Quote of the day
|As your faith is strengthened you will find that there is no longer the need to have a sense of control, that things will flow as they will, and that you will flow with them, to your great delight and benefit.
by Emmanuel Teney
Birthday of the day
Maximilian I, Elector of Bavaria
Maximilian I, Duke/Elector of Bavaria (17 April 1573 – 27 September 1651), called 'the Great', was a Wittelsbach ruler of Bavaria and a prince-elector (Kurfürst) of the Holy Roman Empire. His reign was marked by the Thirty Years' War (1618–1648).
Joke of the day
|Two elderly couples were enjoying friendly conversation when one of the men asked the other, 'Fred, how was the memory clinic you went to last month?'
'Outstanding,' Fred replied. 'They taught us all the latest psychological techniques: visualization, association, etc. It was great.'
'That's great! And what was the name of the clinic?'
Fred went blank. He thought and thought, but couldn't remember. Then a smile broke across his face and he asked, 'What do you call that flower with the long stem and thorns?'
'You mean a rose?'
'Yes, that's it!' He turned to his wife, 'Rose, what was the name of that memory clinic?'
Fact of the day
|69 – After the First Battle of Bedriacum, Vitellius becomes Roman Emperor.
Biography of the day
Sanford Berman (b. October 6, 1933) is an outspoken, radical librarian (cataloger) known for promoting alternative viewpoints in librarianship and acting as a pro-active information conduit to other librarians around the world, mostly via public speaking, voluminous correspondence, and unsolicited 'care packages' delivered via the U.S. Postal Service. Will Manley, columnist for the American Library Association publication American Libraries, referred to Berman as a 'bibliographic warrior.' The spark of Berman's cataloging revolution was the inclusion in Library of Congress Subject Headings (LCSH) of the term kaffir, which he came across while working in Zambia : 'Berman was told by offended black fellow-workers that calling someone a kafir was similar to being called a nigger in America.' This motivated him to systematically address subject heading bias in his work at Hennepin County Library and in writing 'Prejudices and Antipathies: A Tract on the LC Subject Heads Concerning People.'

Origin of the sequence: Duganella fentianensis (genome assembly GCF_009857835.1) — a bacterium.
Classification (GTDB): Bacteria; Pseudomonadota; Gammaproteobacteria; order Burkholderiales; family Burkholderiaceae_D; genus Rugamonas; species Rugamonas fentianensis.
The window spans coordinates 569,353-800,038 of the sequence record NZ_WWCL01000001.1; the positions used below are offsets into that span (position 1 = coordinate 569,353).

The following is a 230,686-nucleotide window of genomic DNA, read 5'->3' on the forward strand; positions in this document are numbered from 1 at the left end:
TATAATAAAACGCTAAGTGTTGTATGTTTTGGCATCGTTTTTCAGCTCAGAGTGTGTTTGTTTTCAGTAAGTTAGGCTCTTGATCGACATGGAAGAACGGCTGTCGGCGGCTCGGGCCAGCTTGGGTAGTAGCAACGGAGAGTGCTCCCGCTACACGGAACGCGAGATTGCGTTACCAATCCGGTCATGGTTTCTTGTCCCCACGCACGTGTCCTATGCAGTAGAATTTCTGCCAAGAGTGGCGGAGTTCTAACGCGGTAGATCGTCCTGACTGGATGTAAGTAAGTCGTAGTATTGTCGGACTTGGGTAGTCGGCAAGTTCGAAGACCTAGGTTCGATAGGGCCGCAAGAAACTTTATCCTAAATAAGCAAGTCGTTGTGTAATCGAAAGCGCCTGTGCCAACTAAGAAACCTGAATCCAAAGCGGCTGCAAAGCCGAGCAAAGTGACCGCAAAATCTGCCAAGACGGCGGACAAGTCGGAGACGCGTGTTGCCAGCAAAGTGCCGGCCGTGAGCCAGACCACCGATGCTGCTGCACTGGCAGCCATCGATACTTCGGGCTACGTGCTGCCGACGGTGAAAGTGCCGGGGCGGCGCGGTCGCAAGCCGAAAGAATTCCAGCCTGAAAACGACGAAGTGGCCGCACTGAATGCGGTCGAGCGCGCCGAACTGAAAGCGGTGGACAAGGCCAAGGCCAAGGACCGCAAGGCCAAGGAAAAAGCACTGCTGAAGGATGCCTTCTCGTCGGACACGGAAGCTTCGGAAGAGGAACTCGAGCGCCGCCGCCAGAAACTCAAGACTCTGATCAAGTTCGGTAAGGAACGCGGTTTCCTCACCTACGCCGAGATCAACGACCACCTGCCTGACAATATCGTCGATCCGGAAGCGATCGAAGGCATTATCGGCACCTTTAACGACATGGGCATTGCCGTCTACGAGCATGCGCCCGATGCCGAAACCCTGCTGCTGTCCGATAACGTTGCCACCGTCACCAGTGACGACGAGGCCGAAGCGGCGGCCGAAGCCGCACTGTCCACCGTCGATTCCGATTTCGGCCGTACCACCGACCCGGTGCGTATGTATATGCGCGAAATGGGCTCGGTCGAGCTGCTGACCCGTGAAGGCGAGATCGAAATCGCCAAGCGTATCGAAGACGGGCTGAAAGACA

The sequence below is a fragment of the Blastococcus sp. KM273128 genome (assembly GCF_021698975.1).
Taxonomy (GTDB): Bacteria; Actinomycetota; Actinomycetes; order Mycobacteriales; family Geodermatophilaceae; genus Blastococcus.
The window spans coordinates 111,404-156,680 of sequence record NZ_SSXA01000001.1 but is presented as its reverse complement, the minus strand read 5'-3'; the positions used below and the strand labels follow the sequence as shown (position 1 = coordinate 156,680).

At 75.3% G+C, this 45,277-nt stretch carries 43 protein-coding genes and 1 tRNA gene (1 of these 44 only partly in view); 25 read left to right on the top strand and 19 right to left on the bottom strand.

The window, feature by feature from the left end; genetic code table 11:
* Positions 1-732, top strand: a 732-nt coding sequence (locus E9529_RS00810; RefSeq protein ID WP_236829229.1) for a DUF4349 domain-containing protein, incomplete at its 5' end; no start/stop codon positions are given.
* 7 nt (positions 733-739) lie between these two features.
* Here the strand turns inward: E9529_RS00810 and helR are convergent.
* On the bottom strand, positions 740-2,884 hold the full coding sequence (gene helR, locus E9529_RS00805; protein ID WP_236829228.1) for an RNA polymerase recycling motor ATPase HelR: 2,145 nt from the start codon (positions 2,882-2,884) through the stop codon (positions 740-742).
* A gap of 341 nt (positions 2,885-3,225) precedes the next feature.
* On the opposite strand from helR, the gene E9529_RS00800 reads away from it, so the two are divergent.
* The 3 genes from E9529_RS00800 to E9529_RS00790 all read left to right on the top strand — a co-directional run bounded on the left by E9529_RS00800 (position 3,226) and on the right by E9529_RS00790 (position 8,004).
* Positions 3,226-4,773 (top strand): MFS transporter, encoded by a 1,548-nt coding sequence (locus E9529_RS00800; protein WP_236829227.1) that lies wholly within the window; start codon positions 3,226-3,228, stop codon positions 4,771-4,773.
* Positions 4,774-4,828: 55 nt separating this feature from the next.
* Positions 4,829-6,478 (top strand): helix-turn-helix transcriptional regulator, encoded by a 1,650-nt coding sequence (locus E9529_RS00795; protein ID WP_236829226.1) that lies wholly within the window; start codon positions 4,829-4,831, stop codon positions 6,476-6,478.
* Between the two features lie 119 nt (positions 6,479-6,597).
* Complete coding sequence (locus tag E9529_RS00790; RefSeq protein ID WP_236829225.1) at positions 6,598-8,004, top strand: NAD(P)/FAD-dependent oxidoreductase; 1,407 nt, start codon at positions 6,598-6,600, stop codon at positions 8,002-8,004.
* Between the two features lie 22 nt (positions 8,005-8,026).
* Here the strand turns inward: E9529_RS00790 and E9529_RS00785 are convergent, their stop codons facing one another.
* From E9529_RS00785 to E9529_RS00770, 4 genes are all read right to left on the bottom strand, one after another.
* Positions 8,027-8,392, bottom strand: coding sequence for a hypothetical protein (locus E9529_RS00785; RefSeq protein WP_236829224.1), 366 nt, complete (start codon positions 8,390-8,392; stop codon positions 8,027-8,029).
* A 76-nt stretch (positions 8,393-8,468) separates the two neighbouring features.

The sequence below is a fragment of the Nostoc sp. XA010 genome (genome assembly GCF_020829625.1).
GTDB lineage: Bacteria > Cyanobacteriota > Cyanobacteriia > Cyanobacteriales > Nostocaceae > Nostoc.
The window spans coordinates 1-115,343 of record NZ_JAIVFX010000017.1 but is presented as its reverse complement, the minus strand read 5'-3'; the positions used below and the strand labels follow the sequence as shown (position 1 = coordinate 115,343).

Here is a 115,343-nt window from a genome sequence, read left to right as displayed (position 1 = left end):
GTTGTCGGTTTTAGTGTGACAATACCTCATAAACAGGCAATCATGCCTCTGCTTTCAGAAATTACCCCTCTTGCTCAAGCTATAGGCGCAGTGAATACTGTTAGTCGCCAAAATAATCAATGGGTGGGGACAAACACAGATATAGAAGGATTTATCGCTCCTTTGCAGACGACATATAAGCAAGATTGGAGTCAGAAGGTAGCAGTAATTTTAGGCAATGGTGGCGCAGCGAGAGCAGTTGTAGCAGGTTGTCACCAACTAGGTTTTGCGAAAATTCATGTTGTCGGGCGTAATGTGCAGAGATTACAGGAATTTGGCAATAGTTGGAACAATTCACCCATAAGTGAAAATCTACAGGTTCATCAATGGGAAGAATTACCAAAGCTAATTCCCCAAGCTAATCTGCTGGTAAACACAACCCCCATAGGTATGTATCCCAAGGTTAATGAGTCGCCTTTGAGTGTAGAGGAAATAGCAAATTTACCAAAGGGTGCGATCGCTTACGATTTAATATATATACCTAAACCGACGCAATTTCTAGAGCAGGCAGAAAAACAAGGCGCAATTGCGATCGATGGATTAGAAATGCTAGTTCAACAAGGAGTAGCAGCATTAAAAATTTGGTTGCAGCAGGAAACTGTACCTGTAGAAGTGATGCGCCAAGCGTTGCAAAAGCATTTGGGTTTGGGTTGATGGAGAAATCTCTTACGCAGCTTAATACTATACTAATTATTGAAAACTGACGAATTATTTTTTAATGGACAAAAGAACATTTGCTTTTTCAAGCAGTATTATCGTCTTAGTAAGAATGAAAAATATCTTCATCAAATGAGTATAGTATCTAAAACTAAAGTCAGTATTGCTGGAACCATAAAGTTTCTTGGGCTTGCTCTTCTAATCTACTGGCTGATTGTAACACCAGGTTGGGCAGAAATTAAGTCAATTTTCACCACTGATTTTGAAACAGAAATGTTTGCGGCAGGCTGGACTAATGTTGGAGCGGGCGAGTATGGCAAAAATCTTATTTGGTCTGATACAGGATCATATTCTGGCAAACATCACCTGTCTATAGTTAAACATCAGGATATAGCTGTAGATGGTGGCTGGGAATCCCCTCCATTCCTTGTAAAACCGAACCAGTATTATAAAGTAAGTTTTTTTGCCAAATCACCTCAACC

Article of the day
|"Spinning Around" is the lead single from Light Years (2000), Kylie Minogue's seventh studio album. The disco-influenced dance-pop song addresses the theme of reinvention, with Minogue (pictured performing the song) claiming that she has changed as a person and learned from the past. Released in June 2000, it received favourable reviews from music critics, who regarded it as one of the album's highlights and praised Minogue for returning to her signature musical style. The song was a commercial success and became Minogue's "comeback" single following the critical and commercial disappointment of her sixth studio album Impossible Princess (1997). It entered the Australian Singles Chart at number one, becoming the singer's first chart-topper since "Confide in Me" (1994). The song also debuted at number one in the United Kingdom, and was her first UK number-one single since 1990. The accompanying music video features Minogue dancing and enjoying herself in a disco. It became popular for the gold hotpants she sported in most of the scenes and led to a media "fetish" regarding her bottom. "Spinning Around" has been performed by Minogue during most of her concert tours.
Did you know
- that Michigan highway M-97 was simultaneously named both Reid Highway and Groesbeck Highway by different levels of government from 1927 until 1949, the year it was dedicated to Alex Groesbeck?
- that about one million animals are used every year in Europe in toxicology testing?
- that the producer of White Zinfandel originally wanted to name the wine after the old rose style Oeil de Perdrix?
- that West Indian cricketer Brian Lara has made the highest individual score and only quadruple century in Test cricket?